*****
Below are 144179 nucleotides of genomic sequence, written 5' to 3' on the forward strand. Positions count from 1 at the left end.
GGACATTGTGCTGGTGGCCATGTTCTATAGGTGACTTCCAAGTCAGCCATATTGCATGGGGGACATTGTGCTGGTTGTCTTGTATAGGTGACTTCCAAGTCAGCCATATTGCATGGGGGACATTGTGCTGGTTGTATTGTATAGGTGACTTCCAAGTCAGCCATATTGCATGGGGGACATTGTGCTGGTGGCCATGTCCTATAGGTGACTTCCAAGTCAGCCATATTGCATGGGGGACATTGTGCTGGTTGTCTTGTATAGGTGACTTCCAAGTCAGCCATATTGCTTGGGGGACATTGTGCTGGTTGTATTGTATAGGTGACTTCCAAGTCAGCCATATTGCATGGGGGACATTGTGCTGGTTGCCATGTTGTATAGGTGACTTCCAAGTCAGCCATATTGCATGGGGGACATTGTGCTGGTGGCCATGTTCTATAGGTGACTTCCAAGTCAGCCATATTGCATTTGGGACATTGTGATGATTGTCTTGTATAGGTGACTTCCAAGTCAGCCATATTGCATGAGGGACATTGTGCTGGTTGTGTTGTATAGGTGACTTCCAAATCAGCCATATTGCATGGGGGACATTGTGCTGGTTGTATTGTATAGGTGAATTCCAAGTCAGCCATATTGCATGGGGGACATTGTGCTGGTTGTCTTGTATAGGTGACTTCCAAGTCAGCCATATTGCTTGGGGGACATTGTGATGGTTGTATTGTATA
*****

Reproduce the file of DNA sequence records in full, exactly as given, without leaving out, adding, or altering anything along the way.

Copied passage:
Below are 144179 nucleotides of genomic sequence, written 5' to 3' on the forward strand. Positions count from 1 at the left end.
GGACATTGTGCTGGTGGCCATGTTCTATAGGTGACTTCCAAGTCAGCCATATTGCATGGGGGACATTGTGCTGGTTGTCTTGTATAGGTGACTTCCAAGTCAGCCATATTGCATGGGGGACATTGTGCTGGTTGTATTGTATAGGTGACTTCCAAGTCAGCCATATTGCATGGGGGACATTGTGCTGGTGGCCATGTCCTATAGGTGACTTCCAAGTCAGCCATATTGCATGGGGGACATTGTGCTGGTTGTCTTGTATAGGTGACTTCCAAGTCAGCCATATTGCTTGGGGGACATTGTGCTGGTTGTATTGTATAGGTGACTTCCAAGTCAGCCATATTGCATGGGGGACATTGTGCTGGTTGCCATGTTGTATAGGTGACTTCCAAGTCAGCCATATTGCATGGGGGACATTGTGCTGGTGGCCATGTTCTATAGGTGACTTCCAAGTCAGCCATATTGCATTTGGGACATTGTGATGATTGTCTTGTATAGGTGACTTCCAAGTCAGCCATATTGCATGAGGGACATTGTGCTGGTTGTGTTGTATAGGTGACTTCCAAATCAGCCATATTGCATGGGGGACATTGTGCTGGTTGTATTGTATAGGTGAATTCCAAGTCAGCCATATTGCATGGGGGACATTGTGCTGGTTGTCTTGTATAGGTGACTTCCAAGTCAGCCATATTGCTTGGGGGACATTGTGATGGTTGTATTGTATA